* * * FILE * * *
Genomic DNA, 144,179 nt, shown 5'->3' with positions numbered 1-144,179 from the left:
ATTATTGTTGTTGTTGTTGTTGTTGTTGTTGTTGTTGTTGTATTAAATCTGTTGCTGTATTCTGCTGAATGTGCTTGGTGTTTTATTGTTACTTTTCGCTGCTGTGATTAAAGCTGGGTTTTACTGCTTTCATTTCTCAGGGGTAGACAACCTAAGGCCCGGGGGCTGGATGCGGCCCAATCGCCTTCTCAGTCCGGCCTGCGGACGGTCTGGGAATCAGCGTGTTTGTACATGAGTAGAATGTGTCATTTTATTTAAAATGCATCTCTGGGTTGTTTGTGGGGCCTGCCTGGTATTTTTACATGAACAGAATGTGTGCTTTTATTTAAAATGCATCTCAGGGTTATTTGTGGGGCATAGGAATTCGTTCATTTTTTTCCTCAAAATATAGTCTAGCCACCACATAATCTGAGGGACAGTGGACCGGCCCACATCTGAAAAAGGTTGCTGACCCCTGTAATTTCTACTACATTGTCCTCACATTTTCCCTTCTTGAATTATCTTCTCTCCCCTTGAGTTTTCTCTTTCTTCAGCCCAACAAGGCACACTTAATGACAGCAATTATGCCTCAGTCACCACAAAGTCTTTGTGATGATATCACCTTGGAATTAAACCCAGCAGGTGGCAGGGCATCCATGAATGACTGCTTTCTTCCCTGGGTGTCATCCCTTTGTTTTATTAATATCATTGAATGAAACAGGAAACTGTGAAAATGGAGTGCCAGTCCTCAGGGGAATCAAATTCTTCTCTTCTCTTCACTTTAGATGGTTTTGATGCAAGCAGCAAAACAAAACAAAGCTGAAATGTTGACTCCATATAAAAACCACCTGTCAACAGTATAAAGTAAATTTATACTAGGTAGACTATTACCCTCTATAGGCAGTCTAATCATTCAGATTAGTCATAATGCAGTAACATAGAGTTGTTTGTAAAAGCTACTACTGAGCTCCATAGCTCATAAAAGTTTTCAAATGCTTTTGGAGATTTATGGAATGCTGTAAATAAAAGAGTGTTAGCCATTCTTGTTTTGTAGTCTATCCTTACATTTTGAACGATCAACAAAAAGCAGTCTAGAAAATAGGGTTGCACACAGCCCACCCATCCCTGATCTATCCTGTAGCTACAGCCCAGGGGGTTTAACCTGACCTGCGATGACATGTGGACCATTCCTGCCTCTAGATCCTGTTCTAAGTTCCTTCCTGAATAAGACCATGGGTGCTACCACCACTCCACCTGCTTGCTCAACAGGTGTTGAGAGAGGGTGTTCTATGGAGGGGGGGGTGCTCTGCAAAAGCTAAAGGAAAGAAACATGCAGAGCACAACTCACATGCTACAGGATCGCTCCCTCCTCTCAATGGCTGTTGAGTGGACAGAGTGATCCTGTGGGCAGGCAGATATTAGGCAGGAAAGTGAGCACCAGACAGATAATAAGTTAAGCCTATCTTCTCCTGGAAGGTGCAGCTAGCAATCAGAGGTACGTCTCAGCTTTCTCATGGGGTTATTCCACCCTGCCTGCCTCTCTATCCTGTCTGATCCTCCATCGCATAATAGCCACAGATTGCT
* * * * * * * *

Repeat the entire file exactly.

Genomic DNA, 144,179 nt, shown 5'->3' with positions numbered 1-144,179 from the left:
ATTATTGTTGTTGTTGTTGTTGTTGTTGTTGTTGTTGTTGTATTAAATCTGTTGCTGTATTCTGCTGAATGTGCTTGGTGTTTTATTGTTACTTTTCGCTGCTGTGATTAAAGCTGGGTTTTACTGCTTTCATTTCTCAGGGGTAGACAACCTAAGGCCCGGGGGCTGGATGCGGCCCAATCGCCTTCTCAGTCCGGCCTGCGGACGGTCTGGGAATCAGCGTGTTTGTACATGAGTAGAATGTGTCATTTTATTTAAAATGCATCTCTGGGTTGTTTGTGGGGCCTGCCTGGTATTTTTACATGAACAGAATGTGTGCTTTTATTTAAAATGCATCTCAGGGTTATTTGTGGGGCATAGGAATTCGTTCATTTTTTTCCTCAAAATATAGTCTAGCCACCACATAATCTGAGGGACAGTGGACCGGCCCACATCTGAAAAAGGTTGCTGACCCCTGTAATTTCTACTACATTGTCCTCACATTTTCCCTTCTTGAATTATCTTCTCTCCCCTTGAGTTTTCTCTTTCTTCAGCCCAACAAGGCACACTTAATGACAGCAATTATGCCTCAGTCACCACAAAGTCTTTGTGATGATATCACCTTGGAATTAAACCCAGCAGGTGGCAGGGCATCCATGAATGACTGCTTTCTTCCCTGGGTGTCATCCCTTTGTTTTATTAATATCATTGAATGAAACAGGAAACTGTGAAAATGGAGTGCCAGTCCTCAGGGGAATCAAATTCTTCTCTTCTCTTCACTTTAGATGGTTTTGATGCAAGCAGCAAAACAAAACAAAGCTGAAATGTTGACTCCATATAAAAACCACCTGTCAACAGTATAAAGTAAATTTATACTAGGTAGACTATTACCCTCTATAGGCAGTCTAATCATTCAGATTAGTCATAATGCAGTAACATAGAGTTGTTTGTAAAAGCTACTACTGAGCTCCATAGCTCATAAAAGTTTTCAAATGCTTTTGGAGATTTATGGAATGCTGTAAATAAAAGAGTGTTAGCCATTCTTGTTTTGTAGTCTATCCTTACATTTTGAACGATCAACAAAAAGCAGTCTAGAAAATAGGGTTGCACACAGCCCACCCATCCCTGATCTATCCTGTAGCTACAGCCCAGGGGGTTTAACCTGACCTGCGATGACATGTGGACCATTCCTGCCTCTAGATCCTGTTCTAAGTTCCTTCCTGAATAAGACCATGGGTGCTACCACCACTCCACCTGCTTGCTCAACAGGTGTTGAGAGAGGGTGTTCTATGGAGGGGGGGGTGCTCTGCAAAAGCTAAAGGAAAGAAACATGCAGAGCACAACTCACATGCTACAGGATCGCTCCCTCCTCTCAATGGCTGTTGAGTGGACAGAGTGATCCTGTGGGCAGGCAGATATTAGGCAGGAAAGTGAGCACCAGACAGATAATAAGTTAAGCCTATCTTCTCCTGGAAGGTGCAGCTAGCAATCAGAGGTACGTCTCAGCTTTCTCATGGGGTTATTCCACCCTGCCTGCCTCTCTATCCTGTCTGATCCTCCATCGCATAATAGCCACAGATTGCT